Nomy Lamm shared Lisa Ganser's post.

today i met up with a group of mostly white activists in a Black neighborhood where a white neighbor has been calling the police (and pulling other types of authorities into disputes with her neighbors.) our intention was to ask this white woman, in a friendly and serious way, not to call the police on Black people.

we met early evening at the park down the street. a number of participants went around the block chalking hearts and names of Loved Ones Lost. we practiced our song at the park and a neighbor said yeah, sounds pretty good, you gotta get the timing right. we worked on that and then headed over to the white neighbor's house. we sang our song a few times, and tried ringing her doorbell. a family next door stood on the steps watching us. the mom was holding back her little kids, keeping them on the porch. i waved and smiled, and she smiled. they seemed nervous but curious.

the white neighbor did not appear to be home. dogs were barking. we read aloud the names and stories of Black people who have been killed by police. we sent love. we sang the song a few more times. we put the song lyrics and some info about Oakland police shootings on her door, and just as we were wandering off down the stree, the white neighbor lady came home. i was like 'that's her! that's her! should we do it?' we rallied back together and sang, and she at first seemed almost happy about it, she was like 'i agree with you, but why me?' that's when lisa said 'do you remember me?' and she realized who we were there on behalf of.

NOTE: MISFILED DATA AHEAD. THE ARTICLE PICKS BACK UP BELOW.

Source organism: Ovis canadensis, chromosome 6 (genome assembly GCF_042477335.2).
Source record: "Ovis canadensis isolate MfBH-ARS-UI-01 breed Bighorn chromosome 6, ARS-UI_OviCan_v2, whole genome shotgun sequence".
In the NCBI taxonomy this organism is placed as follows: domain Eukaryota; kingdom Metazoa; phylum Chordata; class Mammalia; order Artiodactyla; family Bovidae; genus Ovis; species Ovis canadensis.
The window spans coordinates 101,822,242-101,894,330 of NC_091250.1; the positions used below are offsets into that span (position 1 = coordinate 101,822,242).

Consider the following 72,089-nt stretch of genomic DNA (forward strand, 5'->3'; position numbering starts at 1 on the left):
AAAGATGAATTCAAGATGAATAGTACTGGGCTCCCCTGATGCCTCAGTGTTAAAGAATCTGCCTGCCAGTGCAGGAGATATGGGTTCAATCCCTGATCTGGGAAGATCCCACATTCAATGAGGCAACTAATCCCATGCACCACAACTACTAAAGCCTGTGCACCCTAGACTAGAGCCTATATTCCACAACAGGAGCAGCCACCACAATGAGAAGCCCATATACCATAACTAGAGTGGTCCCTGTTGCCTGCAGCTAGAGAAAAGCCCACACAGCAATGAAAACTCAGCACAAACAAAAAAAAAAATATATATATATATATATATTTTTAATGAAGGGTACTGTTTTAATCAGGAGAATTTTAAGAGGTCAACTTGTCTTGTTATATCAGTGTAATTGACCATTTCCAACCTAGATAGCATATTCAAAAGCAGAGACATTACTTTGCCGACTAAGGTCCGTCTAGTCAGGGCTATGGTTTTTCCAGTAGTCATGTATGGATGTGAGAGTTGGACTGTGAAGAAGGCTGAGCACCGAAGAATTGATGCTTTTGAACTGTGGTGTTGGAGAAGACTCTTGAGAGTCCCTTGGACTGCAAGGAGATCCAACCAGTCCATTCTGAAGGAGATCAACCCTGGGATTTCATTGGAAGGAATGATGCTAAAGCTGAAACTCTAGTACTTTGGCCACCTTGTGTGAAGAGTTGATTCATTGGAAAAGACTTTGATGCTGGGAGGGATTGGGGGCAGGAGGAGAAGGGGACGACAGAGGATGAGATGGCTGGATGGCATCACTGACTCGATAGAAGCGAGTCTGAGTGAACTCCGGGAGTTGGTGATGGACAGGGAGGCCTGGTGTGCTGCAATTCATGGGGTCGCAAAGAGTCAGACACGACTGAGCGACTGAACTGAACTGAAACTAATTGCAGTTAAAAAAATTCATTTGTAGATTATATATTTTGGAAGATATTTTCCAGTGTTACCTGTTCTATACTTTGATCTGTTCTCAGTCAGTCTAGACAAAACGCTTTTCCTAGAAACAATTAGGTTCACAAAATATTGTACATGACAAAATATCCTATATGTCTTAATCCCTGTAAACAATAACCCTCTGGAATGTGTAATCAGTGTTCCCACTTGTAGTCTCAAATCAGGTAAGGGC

it is intense to see a person being called on their shit yelling and screaming such predictable, scripted defenses, how she is such a good person, she gives food to homeless people, all her neighbors love her, her life was being threatened, not all cops come with their guns drawn, she doesn't care if you're black, white or chinese... etc. she also said their dog had almost bitten her arm completely off, in which case she is a miraculous healer because there were no scars or anything.

one of us very diligently and kindly kept trying to tell the white neighbor about mediation resources, as she stomped away, saying 'who am i supposed to call? nobody comes to save me!' several of us were calling 'please! wait! listen! we're coming from a place of love!' and she slammed the door.

somewhere in the middle of all this, a conversation started with the neighbor next door on the porch with her kids, and it became known that she also was having problems with this particular white neighbor, that she is scared of her. a bilingual spanish speaker in our group stepped forward to talk with her and translate. it turns out the white lady reported this neighbor to her landlord for something having to do with her dogs, and an eviction process has been started. this neighbor was given the contact info for Causa Justa, and will be followed up with with more resources.

back at the park we debriefed. we felt good about it, a little rattled, but mostly positive. we talked about following up with the white neighbor, either in person or in a letter. a member of our group reminded us that this woman is dangerous to her brown and black neighbors, she is litigious, and we need to make sure not to make anything worse for them. two people offered to write a letter thanking the neighbor for hearing us, and offering resources for mediation and conflict resolution. we also talked about using our time and energy to support the neighbor who is facing possible eviction. members of this group will stay in contact with her to see what she needs.

i am sharing all of this because i want to talk more about how we call in difficult members of our communities. specifically i'm curious about how white people work with problematic white people, how do we 'reel in our cousins' ? and how do we stop violence before it happens?

Lisa Ganser

Listen White Neighbor! An Action of Love and Accountability.

Black People Killed by Police After Someone Called 911 on them: